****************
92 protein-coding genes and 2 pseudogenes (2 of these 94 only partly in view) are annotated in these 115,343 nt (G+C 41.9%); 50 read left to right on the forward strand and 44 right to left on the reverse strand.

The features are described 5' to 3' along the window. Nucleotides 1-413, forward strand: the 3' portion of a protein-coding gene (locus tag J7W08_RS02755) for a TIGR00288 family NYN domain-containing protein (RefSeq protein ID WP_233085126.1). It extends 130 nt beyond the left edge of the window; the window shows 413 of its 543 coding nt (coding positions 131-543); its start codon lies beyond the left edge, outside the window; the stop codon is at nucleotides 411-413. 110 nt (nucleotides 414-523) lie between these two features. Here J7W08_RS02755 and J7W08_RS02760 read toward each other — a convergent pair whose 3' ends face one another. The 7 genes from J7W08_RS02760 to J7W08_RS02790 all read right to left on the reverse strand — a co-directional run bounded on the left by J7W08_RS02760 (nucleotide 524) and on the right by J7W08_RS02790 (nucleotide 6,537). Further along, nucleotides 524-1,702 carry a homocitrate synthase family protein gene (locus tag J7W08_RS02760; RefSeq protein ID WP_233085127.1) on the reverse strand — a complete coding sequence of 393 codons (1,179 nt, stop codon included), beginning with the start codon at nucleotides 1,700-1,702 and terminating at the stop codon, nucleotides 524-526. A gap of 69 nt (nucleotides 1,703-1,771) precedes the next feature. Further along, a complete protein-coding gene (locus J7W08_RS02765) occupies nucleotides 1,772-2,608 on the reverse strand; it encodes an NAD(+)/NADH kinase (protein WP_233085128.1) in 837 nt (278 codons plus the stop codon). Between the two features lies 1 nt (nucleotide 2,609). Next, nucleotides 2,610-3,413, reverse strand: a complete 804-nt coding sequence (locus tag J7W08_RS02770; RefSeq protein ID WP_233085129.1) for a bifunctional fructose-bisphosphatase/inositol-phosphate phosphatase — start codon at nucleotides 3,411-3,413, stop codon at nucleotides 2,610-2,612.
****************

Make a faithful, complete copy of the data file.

92 protein-coding genes and 2 pseudogenes (2 of these 94 only partly in view) are annotated in these 115,343 nt (G+C 41.9%); 50 read left to right on the forward strand and 44 right to left on the reverse strand.

The features are described 5' to 3' along the window. Nucleotides 1-413, forward strand: the 3' portion of a protein-coding gene (locus tag J7W08_RS02755) for a TIGR00288 family NYN domain-containing protein (RefSeq protein ID WP_233085126.1). It extends 130 nt beyond the left edge of the window; the window shows 413 of its 543 coding nt (coding positions 131-543); its start codon lies beyond the left edge, outside the window; the stop codon is at nucleotides 411-413. 110 nt (nucleotides 414-523) lie between these two features. Here J7W08_RS02755 and J7W08_RS02760 read toward each other — a convergent pair whose 3' ends face one another. The 7 genes from J7W08_RS02760 to J7W08_RS02790 all read right to left on the reverse strand — a co-directional run bounded on the left by J7W08_RS02760 (nucleotide 524) and on the right by J7W08_RS02790 (nucleotide 6,537). Further along, nucleotides 524-1,702 carry a homocitrate synthase family protein gene (locus tag J7W08_RS02760; RefSeq protein ID WP_233085127.1) on the reverse strand — a complete coding sequence of 393 codons (1,179 nt, stop codon included), beginning with the start codon at nucleotides 1,700-1,702 and terminating at the stop codon, nucleotides 524-526. A gap of 69 nt (nucleotides 1,703-1,771) precedes the next feature. Further along, a complete protein-coding gene (locus J7W08_RS02765) occupies nucleotides 1,772-2,608 on the reverse strand; it encodes an NAD(+)/NADH kinase (protein WP_233085128.1) in 837 nt (278 codons plus the stop codon). Between the two features lies 1 nt (nucleotide 2,609). Next, nucleotides 2,610-3,413, reverse strand: a complete 804-nt coding sequence (locus tag J7W08_RS02770; RefSeq protein ID WP_233085129.1) for a bifunctional fructose-bisphosphatase/inositol-phosphate phosphatase — start codon at nucleotides 3,411-3,413, stop codon at nucleotides 2,610-2,612.